National health spending grew 3.6 percent in 2013, the lowest annual increase since the Centers for Medicare and Medicaid Services (CMS) began tracking the statistic in 1960, officials said Wednesday.
Spending slowed for private health insurance, Medicare, hospitals, physicians and clinical services and out-of-pocket spending by consumers. However, it accelerated for Medicaid and for prescription drugs, according to the report, published online by the journal Health Affairs.
Health care spending has grown at historically low rates for the past five years, which is consistent with declines generally seen during economic downturns, such as the Great Recession that crippled the U.S. economy at the end of 2007. Looking ahead, “the key question is whether health spending growth will accelerate once economic conditions improve significantly; historical evidence suggest that it will,” noted the authors, who are from the CMS Office of the Actuary.
They also pointed out, however, that in the near term, the health sector will “undergo major changes that will have a substantial impact” on consumers, providers, insurers and sponsors of health care. These are the result of the health law’s creation of online marketplaces, its expansion of Medicaid, a shared federal-state health care program for the poor and disabled, and restraints the law made to the Medicare program, the analysts found.
“The balance of these and many other factors over the next few years will determine how the historically low health spending growth from 2009 to 2013 is viewed: as the temporary aftermath of the great recession or the beginning of a new era,” the authors wrote.
The study found that health care spending rose to $2.9 trillion, or $9,255 per person, in 2013. As a share of gross domestic product, health care remained at 17.4 percent, the same share since 2009, the CMS researchers found.
The 3.6 percent spending growth for 2013 tracks a CMS estimate from September and is 0.5 percentage point lower than 2012.
Spending on Medicare grew 3.4 percent in 2013, down from the 4 percent growth in 2012. The difference was due mostly to slower growth in enrollment and spending changes included in the health care law, including reductions in federal payments to the private Medicare Advantage plans that offer an alternative to traditional Medicare. The automatic 2 percent federal budget payment cuts, known as sequestration, also played a role in reducing Medicare spending, which was nearly $586 billion in 2013. The program accounted for 20 percent of national health spending, according to the report. Fee-for-service expenditures, which account for 72 percent of total Medicare spending, were up 1.7 percent in 2013. Medicare Advantage spending increased 7.8 percent in 2013, a slower growth rate that the 10.6 percent increase in 2012.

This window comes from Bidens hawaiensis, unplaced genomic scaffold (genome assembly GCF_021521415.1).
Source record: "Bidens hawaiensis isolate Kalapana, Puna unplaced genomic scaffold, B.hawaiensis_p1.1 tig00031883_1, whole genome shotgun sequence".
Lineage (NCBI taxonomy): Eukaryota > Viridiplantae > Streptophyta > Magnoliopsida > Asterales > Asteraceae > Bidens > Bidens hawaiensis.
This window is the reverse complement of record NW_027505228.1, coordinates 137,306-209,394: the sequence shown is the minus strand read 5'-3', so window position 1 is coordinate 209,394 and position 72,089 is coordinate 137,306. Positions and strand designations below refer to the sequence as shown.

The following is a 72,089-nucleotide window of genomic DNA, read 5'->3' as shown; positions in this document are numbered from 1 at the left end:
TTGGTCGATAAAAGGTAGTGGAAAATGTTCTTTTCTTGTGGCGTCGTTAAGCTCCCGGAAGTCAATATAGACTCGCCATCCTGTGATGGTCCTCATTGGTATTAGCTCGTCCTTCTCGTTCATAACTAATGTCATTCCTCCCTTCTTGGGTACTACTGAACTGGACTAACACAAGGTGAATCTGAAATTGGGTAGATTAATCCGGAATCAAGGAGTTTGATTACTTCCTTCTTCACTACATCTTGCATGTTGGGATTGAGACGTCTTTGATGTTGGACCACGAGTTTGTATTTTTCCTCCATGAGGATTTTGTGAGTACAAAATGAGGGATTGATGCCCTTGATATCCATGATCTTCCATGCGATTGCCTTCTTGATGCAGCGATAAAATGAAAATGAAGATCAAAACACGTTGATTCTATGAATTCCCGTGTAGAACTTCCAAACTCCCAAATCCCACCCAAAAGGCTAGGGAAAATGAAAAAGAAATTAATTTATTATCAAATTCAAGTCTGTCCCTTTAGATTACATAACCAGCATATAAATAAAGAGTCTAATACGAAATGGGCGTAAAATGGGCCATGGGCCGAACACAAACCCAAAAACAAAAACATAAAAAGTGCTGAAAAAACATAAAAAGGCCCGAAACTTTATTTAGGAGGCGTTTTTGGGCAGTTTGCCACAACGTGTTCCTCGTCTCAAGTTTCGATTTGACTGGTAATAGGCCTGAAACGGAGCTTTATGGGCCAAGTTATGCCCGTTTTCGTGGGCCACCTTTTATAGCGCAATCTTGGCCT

The growth in Medicare per-enrollee spending was relatively flat, increasing 0.2 percent after a growth rate of less than 0.1 percent in 2012. The authors credited younger and healthier baby boomers entering the program.
Medicaid spending increased 6.1 percent in 2013, following growth rates of 2.5 and 4 percent, respectively, in 2011 and 2012. A variety of factors, including increases in hospital care – which accounts for 36 percent of Medicaid spending — contributed to the cost increase. The federal government and state and local governments spent $449.4 billion in 2013 on Medicaid, accounting for 15 percent of total national health expenditures.
Medicaid enrollment grew 2.7 percent during that time frame, the first acceleration since 2009. Some of the 2013 increase was due to new beneficiaries who enrolled as part of the health law’s provision that allowed states to expand their Medicaid programs ahead of the 2014 expansion.
Other key takeaways from the report include:
— Nearly 190 million people – or 60 percent of the population – were covered by private health insurance in 2013. Premiums grew 2.8 percent, compared to an increase of 4 percent in 2012. Low overall enrollment growth, greater usage of high deductible plans and other benefit design changes and the health law’s medical loss ratio and rate review provisions contributed to the decline, CMS found. Private health insurance enrollment increased 0.7 percent last year, the third straight year of growth.
— Consumer out-of-pocket spending, including co-payments and deductibles or payments for services not covered by a consumer’s health insurance, was $339.4 billion in 2013, or 12 percent of national health expenditures. The 2013 growth was down from the 3.6 percent growth in both 2011 and 2012.
— Spending for physician and clinical services grew 3.8 percent in 2013 to $586.7 billion, a slowdown from 2012 when spending grew 4.5 percent. Expenditures for hospital care increased 4.3 percent in 2013, slower than the 5.7 percent rate of growth in 2012. Total spending growth for retail prescription drugs rose 2.5 percent last year, compared to 0.5 percent in 2012. Drug spending growth increased in 2013 for several reasons, among them higher prices for brand-name and specialty drugs.